- Arrival at Riverstone
“Only a sparrow,” she said. But I thought its song was lovely.
Then we went inside. People greeted usand smiled, but none was my father. You could see
that in her face. Strangers all.They shuffled behind walkers and canes, pointing
out the dining hall, the crafts hall, the oversized flat-screenfor weekend movies. We trudged down the corridor
past the rec room, where an old man leaning on a pool tableused his cane for a cue. Room 515. Last on the left.
Her name was misspelled on the door. She grumbled in.
Her bed was there, a dresser, two tables, her TV attachedto the cable, a few photos hung to warm things up.
“This place is full of old people,” she said.A short period of adjustment is not uncommon,
meaning nothing would be quite as it should.The place was hot. I crossed the room to crack the window.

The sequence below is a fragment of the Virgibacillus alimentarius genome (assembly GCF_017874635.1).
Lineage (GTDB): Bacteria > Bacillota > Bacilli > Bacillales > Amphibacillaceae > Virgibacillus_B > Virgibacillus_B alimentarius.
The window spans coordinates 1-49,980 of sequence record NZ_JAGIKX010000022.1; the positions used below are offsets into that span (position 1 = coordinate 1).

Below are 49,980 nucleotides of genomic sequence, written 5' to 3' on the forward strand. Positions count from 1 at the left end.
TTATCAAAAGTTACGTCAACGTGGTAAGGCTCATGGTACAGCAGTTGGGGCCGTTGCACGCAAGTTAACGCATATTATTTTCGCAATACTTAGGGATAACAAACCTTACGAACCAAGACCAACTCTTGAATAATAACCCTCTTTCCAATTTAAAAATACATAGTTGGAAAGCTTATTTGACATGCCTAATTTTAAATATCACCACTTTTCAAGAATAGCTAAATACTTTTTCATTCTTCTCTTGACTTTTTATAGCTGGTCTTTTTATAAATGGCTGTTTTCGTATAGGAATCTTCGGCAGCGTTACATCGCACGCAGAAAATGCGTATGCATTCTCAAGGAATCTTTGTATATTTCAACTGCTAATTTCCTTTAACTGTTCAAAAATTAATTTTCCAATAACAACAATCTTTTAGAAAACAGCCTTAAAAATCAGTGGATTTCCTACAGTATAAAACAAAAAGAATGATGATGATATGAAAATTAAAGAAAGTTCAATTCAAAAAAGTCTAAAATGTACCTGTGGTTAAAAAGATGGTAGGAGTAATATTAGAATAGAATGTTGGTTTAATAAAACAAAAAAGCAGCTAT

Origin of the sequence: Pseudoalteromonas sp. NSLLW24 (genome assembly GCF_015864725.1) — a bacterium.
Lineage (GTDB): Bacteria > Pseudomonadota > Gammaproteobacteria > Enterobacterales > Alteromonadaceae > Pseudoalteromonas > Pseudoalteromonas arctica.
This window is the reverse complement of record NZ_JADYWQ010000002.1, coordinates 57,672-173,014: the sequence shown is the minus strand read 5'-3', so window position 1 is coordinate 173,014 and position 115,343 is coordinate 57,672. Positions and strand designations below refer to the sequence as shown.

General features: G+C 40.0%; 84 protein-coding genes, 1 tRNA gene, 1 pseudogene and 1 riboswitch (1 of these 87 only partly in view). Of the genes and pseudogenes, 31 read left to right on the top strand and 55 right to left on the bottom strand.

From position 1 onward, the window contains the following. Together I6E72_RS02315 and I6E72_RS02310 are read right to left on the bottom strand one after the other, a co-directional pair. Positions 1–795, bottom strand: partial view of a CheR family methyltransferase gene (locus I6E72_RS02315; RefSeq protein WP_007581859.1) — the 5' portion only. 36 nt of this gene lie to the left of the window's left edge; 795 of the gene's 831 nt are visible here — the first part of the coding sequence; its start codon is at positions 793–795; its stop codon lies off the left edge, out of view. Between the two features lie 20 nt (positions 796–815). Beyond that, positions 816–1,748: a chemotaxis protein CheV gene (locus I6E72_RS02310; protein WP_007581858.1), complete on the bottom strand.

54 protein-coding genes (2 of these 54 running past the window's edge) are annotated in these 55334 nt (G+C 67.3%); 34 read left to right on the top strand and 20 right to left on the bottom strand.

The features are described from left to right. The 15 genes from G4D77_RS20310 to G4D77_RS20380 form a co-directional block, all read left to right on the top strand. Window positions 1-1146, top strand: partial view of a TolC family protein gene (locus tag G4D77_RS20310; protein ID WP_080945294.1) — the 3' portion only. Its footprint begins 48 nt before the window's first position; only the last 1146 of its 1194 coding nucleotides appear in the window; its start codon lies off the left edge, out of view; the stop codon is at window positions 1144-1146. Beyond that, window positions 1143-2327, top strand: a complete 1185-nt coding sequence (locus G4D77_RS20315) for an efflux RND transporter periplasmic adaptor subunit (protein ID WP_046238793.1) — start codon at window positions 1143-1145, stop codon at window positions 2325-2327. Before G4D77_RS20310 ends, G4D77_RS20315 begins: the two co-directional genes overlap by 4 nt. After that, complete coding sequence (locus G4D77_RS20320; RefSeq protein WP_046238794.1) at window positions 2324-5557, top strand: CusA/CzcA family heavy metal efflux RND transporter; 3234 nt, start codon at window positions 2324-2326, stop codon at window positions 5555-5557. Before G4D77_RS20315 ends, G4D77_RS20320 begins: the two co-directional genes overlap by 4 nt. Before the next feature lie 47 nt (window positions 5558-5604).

Ten feet away a small nest balancedin the limbs of a dogwood. All she had to do was look. [End Page 462]
david bottoms is the author of seven books of poetry, most recently We Almost Disappear; two novels; and the essay collection The Onion’s Dark Core: A Little Book of Poetry Talk. He lives with his wife and daughter in Atlanta, where he holds the Amos Distinguished Chair in English Letters at Georgia State University and served as Georgia’s poet laureate from 2000 to 2012.